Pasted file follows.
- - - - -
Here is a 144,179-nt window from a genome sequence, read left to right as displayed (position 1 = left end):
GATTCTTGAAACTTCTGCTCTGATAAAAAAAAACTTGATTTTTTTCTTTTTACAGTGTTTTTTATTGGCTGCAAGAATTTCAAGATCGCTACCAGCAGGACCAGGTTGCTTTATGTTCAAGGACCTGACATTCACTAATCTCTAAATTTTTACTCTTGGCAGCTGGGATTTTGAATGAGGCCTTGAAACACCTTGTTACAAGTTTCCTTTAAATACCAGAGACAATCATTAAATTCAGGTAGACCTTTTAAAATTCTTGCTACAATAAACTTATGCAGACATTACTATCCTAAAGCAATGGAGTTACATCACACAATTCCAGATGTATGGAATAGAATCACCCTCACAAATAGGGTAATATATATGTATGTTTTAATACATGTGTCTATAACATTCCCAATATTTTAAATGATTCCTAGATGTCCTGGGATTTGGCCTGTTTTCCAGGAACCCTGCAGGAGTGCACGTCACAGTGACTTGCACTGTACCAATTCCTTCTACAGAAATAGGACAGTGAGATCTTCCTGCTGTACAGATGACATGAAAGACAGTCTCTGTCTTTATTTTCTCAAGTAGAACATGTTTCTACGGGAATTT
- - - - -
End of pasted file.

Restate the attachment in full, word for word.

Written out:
Here is a 144,179-nt window from a genome sequence, read left to right as displayed (position 1 = left end):
GATTCTTGAAACTTCTGCTCTGATAAAAAAAAACTTGATTTTTTTCTTTTTACAGTGTTTTTTATTGGCTGCAAGAATTTCAAGATCGCTACCAGCAGGACCAGGTTGCTTTATGTTCAAGGACCTGACATTCACTAATCTCTAAATTTTTACTCTTGGCAGCTGGGATTTTGAATGAGGCCTTGAAACACCTTGTTACAAGTTTCCTTTAAATACCAGAGACAATCATTAAATTCAGGTAGACCTTTTAAAATTCTTGCTACAATAAACTTATGCAGACATTACTATCCTAAAGCAATGGAGTTACATCACACAATTCCAGATGTATGGAATAGAATCACCCTCACAAATAGGGTAATATATATGTATGTTTTAATACATGTGTCTATAACATTCCCAATATTTTAAATGATTCCTAGATGTCCTGGGATTTGGCCTGTTTTCCAGGAACCCTGCAGGAGTGCACGTCACAGTGACTTGCACTGTACCAATTCCTTCTACAGAAATAGGACAGTGAGATCTTCCTGCTGTACAGATGACATGAAAGACAGTCTCTGTCTTTATTTTCTCAAGTAGAACATGTTTCTACGGGAATTT